Similarly, ( ¬ q i , ¬ q j ) ¬ Q 1 × ¬ Q 2 , we have:
    Υ c ( ¬ q i , ¬ q j ) = min ( η G 1 + ( ¬ q i ) , η G 2 + ( ¬ q j ) ) , min ( η G 1 o ( ¬ q i ) , η G 2 o ( ¬ q j ) ) , max ( η G 1 ( ¬ q i ) , η G 2 ( ¬ q j ) ) c = max ( η G 1 ( ¬ q i ) , η G 2 ( ¬ q j ) ) , min ( η G 1 o ( ¬ q i ) , η G 2 o ( ¬ q j ) ) , min ( η G 1 + ( ¬ q i ) , η G 2 + ( ¬ q j ) ) = max ( η G 1 c + ( ¬ q i ) , η G 2 c + ( ¬ q j ) ) , min ( η G 1 c o ( ¬ q i ) , η G 2 c o ( ¬ q j ) ) , min ( η G 1 c ( ¬ q i ) , η G 2 c ( ¬ q j ) ) = Υ ¯ ( ¬ q i , ¬ q j ) .
    Such that, ( q i , q j ) Q 1 × Q 2 and ( ¬ q i , ¬ q j ) ¬ Q 1 × ¬ Q 2 ,
    ( Ψ ¯ , Υ ¯ , Q 1 × Q 2 , ¬ Q 1 × ¬ Q 2 ) = ( G 1 c , H 1 c , Q 1 , ¬ Q 1 ) ( G 2 c , H 2 c , Q 2 , ¬ Q 2 ) = ( G 1 , H 1 , Q 1 , ¬ Q 1 ) c ( G 2 , H 2 , Q 2 , ¬ Q 2 ) c = ( Ω 1 ) c ( Ω 2 ) c .
    Hence, ( Ω 1 Ω 2 ) c = ( Ω 1 ) c ( Ω 2 ) c .
   □
The next four definitions give the notions of extended (restricted) union and intersection, respectively, along with illustrative numerical examples.
Definition 12. 
For any two P R FBSSs Ω 1 = ( G 1 , H 1 , Q 1 , ¬ Q 1 ) and Ω 2 = ( G 2 , H 2 , Q 2 , ¬ Q 2 ) over a universal set P , their extended union, represented by Ω 1 E Ω 2 , is again a P R FBSS ( ( G 1 G 2 ) , ( H 1 H 2 ) , Q 1 Q 2 , ¬ Q 1 ¬ Q 2 ) on P , which is defined as follows:
( G 1 G 2 ) ( q ) = G 1 ( q ) , if q Q 1 Q 2 , G 2 ( q ) , if q Q 2 Q 1 , G 1 ( q ) ̲ G 2 ( q ) , if q Q 1 Q 2 . ( H 1 H 2 ) ( ¬ q ) = H 1 ( ¬ q ) , if ¬ q ( ¬ Q 1 ) ( ¬ Q 2 ) , H 2 ( ¬ q ) , if ¬ q ( ¬ Q 2 ) ( ¬ Q 1 ) , H 1 ( ¬ q ) ¯ H 2 ( ¬ q ) , if ¬ q ( ¬ Q 1 ) ( ¬ Q 2 ) .
where
G 1 ( q ) ̲ G 2 ( q ) = { p , max η G 1 + , η G 2 + ( q ) ( p ) , min η G 1 o , η G 2 o ( q ) ( p ) , min η G 1 , η G 2 ( q ) ( p ) | p P , q Q 1 Q 2 } , H 1 ( ¬ q ) ¯ H 2 ( ¬ q ) = { p , min ζ H 1 + , ζ H 2 + ( ¬ q ) ( p ) , min ζ H 1 o , ζ H 2 o ( ¬ q ) ( p ) , max ζ H 1 , ζ H 2 ( ¬ q ) ( p ) | p P , ¬ q ¬ Q 1 ¬ Q 2 } .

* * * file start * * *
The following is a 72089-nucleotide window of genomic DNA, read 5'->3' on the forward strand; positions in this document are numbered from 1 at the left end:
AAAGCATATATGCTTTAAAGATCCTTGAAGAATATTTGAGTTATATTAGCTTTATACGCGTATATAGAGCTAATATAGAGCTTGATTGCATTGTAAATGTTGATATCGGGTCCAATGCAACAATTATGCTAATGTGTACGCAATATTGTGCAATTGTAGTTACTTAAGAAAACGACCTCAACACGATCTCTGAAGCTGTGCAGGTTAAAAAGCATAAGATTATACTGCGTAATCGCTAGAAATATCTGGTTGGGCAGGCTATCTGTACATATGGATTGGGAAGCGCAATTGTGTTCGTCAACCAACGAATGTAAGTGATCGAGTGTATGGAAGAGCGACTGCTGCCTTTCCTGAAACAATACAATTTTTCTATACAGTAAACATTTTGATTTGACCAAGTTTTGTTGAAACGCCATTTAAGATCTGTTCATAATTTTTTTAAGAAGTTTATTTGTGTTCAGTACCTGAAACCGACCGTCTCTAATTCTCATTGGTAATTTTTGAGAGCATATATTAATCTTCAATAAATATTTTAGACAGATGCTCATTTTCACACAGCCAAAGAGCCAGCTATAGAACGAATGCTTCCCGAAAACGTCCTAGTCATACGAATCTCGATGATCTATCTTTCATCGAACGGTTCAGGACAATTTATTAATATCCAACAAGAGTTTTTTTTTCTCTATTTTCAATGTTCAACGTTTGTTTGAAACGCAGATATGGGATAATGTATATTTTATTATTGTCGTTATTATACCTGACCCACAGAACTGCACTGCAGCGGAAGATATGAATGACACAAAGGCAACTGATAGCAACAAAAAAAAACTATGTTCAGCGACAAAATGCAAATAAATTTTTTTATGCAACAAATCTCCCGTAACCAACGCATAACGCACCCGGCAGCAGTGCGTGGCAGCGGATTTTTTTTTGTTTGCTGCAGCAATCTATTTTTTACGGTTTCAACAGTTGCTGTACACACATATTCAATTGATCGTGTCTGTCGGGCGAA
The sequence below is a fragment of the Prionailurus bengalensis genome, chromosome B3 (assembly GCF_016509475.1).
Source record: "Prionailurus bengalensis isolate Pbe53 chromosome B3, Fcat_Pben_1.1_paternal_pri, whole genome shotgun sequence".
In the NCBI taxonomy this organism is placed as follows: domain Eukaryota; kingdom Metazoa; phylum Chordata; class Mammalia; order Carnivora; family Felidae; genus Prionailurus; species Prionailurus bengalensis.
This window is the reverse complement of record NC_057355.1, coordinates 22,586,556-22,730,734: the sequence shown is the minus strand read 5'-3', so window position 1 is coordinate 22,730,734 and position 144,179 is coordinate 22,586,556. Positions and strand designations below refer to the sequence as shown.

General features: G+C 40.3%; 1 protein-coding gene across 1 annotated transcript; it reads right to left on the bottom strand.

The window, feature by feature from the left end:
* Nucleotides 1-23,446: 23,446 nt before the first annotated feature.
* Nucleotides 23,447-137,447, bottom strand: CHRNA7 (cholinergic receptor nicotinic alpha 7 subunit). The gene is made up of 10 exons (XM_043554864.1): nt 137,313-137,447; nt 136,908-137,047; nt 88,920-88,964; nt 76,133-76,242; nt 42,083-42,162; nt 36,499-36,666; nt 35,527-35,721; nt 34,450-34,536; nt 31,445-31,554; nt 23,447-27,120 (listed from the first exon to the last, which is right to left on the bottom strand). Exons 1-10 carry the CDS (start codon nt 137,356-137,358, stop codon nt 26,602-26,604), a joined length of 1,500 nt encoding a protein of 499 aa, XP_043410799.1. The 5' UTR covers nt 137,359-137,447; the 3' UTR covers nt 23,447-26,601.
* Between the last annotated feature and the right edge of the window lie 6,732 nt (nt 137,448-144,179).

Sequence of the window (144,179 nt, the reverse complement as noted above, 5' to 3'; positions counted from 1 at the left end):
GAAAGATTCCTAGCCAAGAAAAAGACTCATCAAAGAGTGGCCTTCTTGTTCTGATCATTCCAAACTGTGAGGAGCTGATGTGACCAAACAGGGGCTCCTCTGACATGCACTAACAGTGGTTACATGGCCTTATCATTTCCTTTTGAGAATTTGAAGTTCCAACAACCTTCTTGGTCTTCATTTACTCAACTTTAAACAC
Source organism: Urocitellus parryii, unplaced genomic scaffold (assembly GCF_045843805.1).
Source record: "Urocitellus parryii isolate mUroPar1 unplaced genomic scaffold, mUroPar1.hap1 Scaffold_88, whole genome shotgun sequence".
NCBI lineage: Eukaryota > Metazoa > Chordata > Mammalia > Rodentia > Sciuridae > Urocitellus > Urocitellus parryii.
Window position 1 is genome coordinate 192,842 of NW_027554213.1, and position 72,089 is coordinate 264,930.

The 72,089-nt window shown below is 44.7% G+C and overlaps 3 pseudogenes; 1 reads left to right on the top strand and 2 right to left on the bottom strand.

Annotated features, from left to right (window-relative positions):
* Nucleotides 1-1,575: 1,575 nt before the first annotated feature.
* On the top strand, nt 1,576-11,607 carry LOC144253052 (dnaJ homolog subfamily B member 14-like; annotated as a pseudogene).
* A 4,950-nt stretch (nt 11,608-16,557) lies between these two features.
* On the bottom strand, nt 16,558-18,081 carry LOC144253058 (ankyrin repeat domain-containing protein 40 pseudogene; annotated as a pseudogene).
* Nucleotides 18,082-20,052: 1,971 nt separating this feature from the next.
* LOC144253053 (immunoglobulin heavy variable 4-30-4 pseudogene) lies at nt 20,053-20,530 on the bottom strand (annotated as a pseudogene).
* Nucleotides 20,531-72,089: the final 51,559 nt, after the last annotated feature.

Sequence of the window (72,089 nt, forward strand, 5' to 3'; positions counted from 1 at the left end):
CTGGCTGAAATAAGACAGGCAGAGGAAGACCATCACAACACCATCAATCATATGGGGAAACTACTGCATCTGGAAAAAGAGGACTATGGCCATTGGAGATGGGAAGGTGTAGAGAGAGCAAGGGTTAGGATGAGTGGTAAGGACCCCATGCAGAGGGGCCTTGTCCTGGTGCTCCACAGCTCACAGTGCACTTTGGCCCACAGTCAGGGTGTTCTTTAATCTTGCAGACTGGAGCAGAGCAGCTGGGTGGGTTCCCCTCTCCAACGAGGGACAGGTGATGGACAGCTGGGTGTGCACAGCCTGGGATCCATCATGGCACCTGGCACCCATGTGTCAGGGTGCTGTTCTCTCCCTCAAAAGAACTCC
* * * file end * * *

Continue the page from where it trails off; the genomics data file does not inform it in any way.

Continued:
Definition 13. 
For any two P R FBSSs Ω 1 = ( G 1 , H 1 , Q 1 , ¬ Q 1 ) and Ω 2 = ( G 2 , H 2 , Q 2 , ¬ Q 2 ) over a universal set P , their restricted union denoted by Ω 1 R Ω 2 is a P R FBSS ( ( G 1 G 2 ) , ( H 1 H 2 ) , Q 1 Q 2 , ¬ Q 1 ¬ Q 2 ) on P , such that q Q 1 Q 2 and ¬ q ¬ Q 1 ¬ Q 2 ,
( G 1 G 2 ) ( q ) = G 1 ( q ) ̲ G 2 ( q ) and ( H 1 H 2 ) ( ¬ q ) = H 1 ( ¬ q ) ¯ H 2 ( ¬ q ) .
Proposition 3. 
Let P be a universal set and let Ω 1 = ( G 1 , H 1 , Q 1 , ¬ Q 1 ) ,
Ω 2 = ( G 2 , H 2 , Q 2 , ¬ Q 2 ) and  Ω 3 = ( G 3 , H 3 , Q 3 , ¬ Q 3 ) be three P R FBSSs on P . Then:
1.
Ω 1 E Ω 2 = Ω 2 E Ω 1 ;
2.
Ω 1 R Ω 2 = Ω 1 R Ω 1 ;
3.
Ω 1 E ( Ω 2 E Ω 3 ) = ( Ω 1 E Ω 2 ) E Ω 3 ;
4.
Ω 1 R ( Ω 2 R Ω 3 ) = ( Ω 1 R Ω 2 ) R Ω 3 .
Proof. 
  • From Definition 12:
    Ω 1 E Ω 2 = ( G 1 , H 1 , Q 1 , ¬ Q 1 ) E ( G 2 , H 2 , Q 2 , ¬ Q 2 ) = ( G 1 G 2 , H 1 H 2 , Q 1 Q 2 , ¬ Q 1 ¬ Q 2 ) .
    Such that q Q 1 Q 2 :
    G 1 G 2 = G 1 if q Q 1 Q 2 , G 2 if q Q 2 Q 1 , G 1 ̲ G 2 if q Q 1 Q 2 . = G 2 if q Q 2 Q 1 , G 1 if q Q 1 Q 2 , G 2 ̲ G 1 if q Q 2 Q 1 . = G 2 G 1 .
    Similarly, ¬ q ¬ Q 1 ¬ Q 2 ,
    H 1 H 2 = H 1 if ¬ q ¬ Q 1 ¬ Q 2 , H 2 if ¬ q ¬ Q 2 ¬ Q 1 , H 1 ¯ H 2 if ¬ q ¬ Q 1 ¬ Q 2 . = H 2 if ¬ q ¬ Q 2 ¬ Q 1 , H 1 if ¬ q ¬ Q 1 ¬ Q 2 , H 2 ¯ H 1 if ¬ q ¬ Q 2 ¬ Q 1 . = H 2 H 1 .
    This implies that
    ( G 1 G 2 , H 1 H 2 , Q 1 Q 2 , ¬ Q 1 ¬ Q 2 ) = ( G 2 G 1 , H 2 H 1 , Q 2 Q 1 , ¬ Q 2 ¬ Q 1 ) .
    Hence, Ω 1 E Ω 2 = Ω 2 E Ω 1 .
  • From Definition 13:
    Ω 1 R Ω 2 = ( G 1 , H 1 , Q 1 , ¬ Q 1 ) R ( G 2 , H 2 , Q 2 , ¬ Q 2 ) = ( G 1 G 2 , H 1 H 2 , Q 1 Q 2 , ¬ Q 1 ¬ Q 2 ) .
    Such that q Q 1 Q 2 ,
    G 1 G 2 = G 1 ̲ G 2 = G 2 ̲ G 1 = G 2 G 1 ,
    and ¬ q ¬ Q 1 ¬ Q 2 ,
    H 1 H 2 = H 1 ¯ H 2 = H 2 ¯ H 1 = H 2 H 1 .
    This implies that
    ( G 1 G 2 , H 1 H 2 , Q 1 Q 2 , ¬ Q 1 ¬ Q 2 ) = ( G 2 G 1 , H 2 H 1 , Q 2 Q 1 , ¬ Q 2 ¬ Q 1 ) .
    Hence, Ω 1 R Ω 2 = Ω 2 R Ω 1 .
The remaining parts (3 and 4) can be proven similarly.    □
Definition 14. 
For any two P R FBSSs Ω 1 = ( G 1 , H 1 , Q 1 , ¬ Q 1 ) and Ω 2 = ( G 2 , H 2 , Q 2 , ¬ Q 2 ) over a universal set P , their extended intersection, represented by Ω 1 E Ω 2 , is again a P R FBSS ( ( G 1 G 2 ) , ( H 1 H 2 ) , Q 1 Q 2 , ¬ Q 1 ¬ Q 2 ) on P , which is defined as: